MOOSIC – He couldn’t help to notice as New York players got hurt and members of the Scranton/Wilkes-Barre RailRiders got called up.
That could’ve been Hazleton’s Russ Canzler on the Yankees current roster after being part of the team’s 40-man roster for about a month in the offseason before being designated for assignment and latching on with Baltimore.
“I’d be lying to you if I said I wasn’t paying attention to it because my dad’s a Yankee fan so I get the updates all the time,” said Canzler, who visited his hometown over the weekend when his Norfolk Tides played at PNC Field. “As far as my career, personally I feel like I’ve wasted a lot of time in the past with worrying about what would’ve happened if I did this different or if this would’ve worked out differently for me.
“Baseball is such a game of uncertainty we don’t know where we’ll be tomorrow. And I learned that this offseason. Something could happen with the Orioles tomorrow where I could be up there with them and I wouldn’t be thinking about a situation where I would be with a different team. But I know the Yankees have definitely been injury prone this year and like I said I hear it from my dad every day.”
Canzler played with current Yankee outfielder and former RailRider Thomas Neal last year when both were called up to play in Cleveland with the Indians. He’s also been teammates with pitcher Chris Bootcheck in Durham. Bootcheck, who was having a tremendous campaign for Scranton/Wilkes-Barre, saw time with the Yankees before getting designated for assignment last week. He has since cleared waivers and was outrighted to Scranton/Wilkes-Barre.
“They’re two great guys who handle themselves professionally and can play the game pretty well,” Canzler said.
So can Canzler.
That was evident last year when he played nearly every day for the Indians as a September call-up. In the 26 games he played, he racked up 25 hits in 93 at-bats (.269 batting average) and bombed three home runs. More importantly, as he was let go four different times by three teams in the offseason, his showing in the majors caught the attention of others. The 27-year-old was technically part of the Indians, the Blue Jays, the Indians again and the Yankees all in about two months before joining the Orioles.
“By the fourth or fifth time I started to get down in the dumps, but (my family) said ‘Hey you’re getting claimed by teams so that means somebody out there is definitely interested in you and thinks you can help them at the major league level,’” he added. “That’s what I try to keep in mind here while I’m here every day to get better so if that phone call comes I’m 100 percent prepared to take on the big leagues again.”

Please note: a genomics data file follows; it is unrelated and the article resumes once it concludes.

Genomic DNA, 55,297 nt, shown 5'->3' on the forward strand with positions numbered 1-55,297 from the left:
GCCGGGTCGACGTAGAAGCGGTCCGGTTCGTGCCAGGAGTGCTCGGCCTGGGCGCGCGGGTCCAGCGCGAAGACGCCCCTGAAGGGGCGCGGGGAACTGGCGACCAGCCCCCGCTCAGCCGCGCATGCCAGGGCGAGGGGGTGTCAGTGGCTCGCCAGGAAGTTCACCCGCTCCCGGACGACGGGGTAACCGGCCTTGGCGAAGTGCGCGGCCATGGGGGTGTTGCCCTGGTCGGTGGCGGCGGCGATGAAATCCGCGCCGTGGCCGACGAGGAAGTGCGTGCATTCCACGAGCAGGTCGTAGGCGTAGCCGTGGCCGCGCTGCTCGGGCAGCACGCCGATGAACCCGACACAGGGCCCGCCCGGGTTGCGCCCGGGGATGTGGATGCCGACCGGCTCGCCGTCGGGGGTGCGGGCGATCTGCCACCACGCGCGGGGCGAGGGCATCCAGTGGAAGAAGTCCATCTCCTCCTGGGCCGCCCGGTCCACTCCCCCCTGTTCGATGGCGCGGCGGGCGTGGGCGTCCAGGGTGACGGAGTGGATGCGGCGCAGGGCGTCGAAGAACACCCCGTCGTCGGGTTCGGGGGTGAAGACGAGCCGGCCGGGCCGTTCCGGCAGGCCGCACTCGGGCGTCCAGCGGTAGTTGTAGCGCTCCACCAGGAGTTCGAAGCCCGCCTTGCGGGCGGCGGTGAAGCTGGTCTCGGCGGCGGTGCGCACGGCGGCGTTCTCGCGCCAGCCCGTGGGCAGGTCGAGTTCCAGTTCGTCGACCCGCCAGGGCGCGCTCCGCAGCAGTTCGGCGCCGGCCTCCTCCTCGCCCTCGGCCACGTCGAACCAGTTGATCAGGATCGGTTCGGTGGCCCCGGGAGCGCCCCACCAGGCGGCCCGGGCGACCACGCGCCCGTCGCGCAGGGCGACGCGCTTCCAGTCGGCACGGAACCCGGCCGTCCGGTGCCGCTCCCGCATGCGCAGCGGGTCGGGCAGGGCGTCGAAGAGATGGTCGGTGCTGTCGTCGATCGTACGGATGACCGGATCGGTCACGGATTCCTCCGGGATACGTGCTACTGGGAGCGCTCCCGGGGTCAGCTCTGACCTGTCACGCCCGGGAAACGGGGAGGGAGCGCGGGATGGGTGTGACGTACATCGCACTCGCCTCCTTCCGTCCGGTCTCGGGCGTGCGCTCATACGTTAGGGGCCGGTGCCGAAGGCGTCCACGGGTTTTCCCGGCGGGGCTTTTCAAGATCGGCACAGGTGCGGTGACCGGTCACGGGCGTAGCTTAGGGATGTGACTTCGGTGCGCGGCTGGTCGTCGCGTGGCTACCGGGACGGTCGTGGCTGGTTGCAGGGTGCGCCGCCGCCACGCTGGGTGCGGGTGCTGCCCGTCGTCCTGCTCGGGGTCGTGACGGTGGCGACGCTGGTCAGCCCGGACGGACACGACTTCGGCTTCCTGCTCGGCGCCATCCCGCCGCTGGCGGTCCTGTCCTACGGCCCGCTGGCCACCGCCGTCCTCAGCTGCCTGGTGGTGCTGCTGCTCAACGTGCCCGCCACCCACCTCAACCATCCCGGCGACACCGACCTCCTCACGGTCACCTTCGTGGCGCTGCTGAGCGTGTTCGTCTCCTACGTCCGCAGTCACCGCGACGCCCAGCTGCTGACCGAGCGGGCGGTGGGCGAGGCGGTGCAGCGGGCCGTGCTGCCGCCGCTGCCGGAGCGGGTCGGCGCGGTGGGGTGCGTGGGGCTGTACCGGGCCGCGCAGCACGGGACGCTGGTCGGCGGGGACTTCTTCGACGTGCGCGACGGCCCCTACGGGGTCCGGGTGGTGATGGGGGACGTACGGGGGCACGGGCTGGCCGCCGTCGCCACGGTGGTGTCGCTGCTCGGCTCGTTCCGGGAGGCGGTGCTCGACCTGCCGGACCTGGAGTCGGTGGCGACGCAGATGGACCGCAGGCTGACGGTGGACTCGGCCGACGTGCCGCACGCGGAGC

With the turnover of players the RailRiders have gone through this season – only seven players on the active roster entering the weekend were on the Opening Day roster – a staple like Canzler would have been welcomed. He certainly would have enjoyed the opportunity as well of playing in a reconstructed stadium near his hometown. Especially since he grew up as a fan of Derek Jeter and collected Yankee paraphernalia during his childhood.
“Yeah it would’ve been nice to be here in Scranton and play in front of family, but I’m still fortunate enough to be in this league,” Canzler added. “And when we go to Lehigh Valley I’m close enough to home where I see a lot of family and when we come here to Scranton.”
Hometown isn’t the only connection in Moosic for Canzler. Had he been with the RailRiders not only would he have been teammates with Neal and Bootcheck, but with Dan Johnson as well. Johnson won the 2010 International League MVP award playing for Durham. Canzler won it the next year when both were teammates for the Bulls.
“When we played together in Durham he was a real good teammate of mine and gave me a lot of advice, helped me out, gave me some good pointers,” Canzler said of Johnson as the two chatted and caught up a bit prior to the series opener on Friday. “He likes to rag on me that I won the International League MVP the year after he did.”
A 2004 Hazleton Area grad, Canzler has always stepped up his play as the season gets longer. He began Saturday hitting .261 with 10 home runs and 39 RBI for Norfolk at the Tides’ midway point of the season. He’s still on pace to equal or surpass numbers he put up in several categories during his MVP season and many of his numbers would lead current RailRiders.
Even if he doesn’t pick up more hardware this season, he could make the teams that passed on him five months ago regret their moves … if they haven’t already.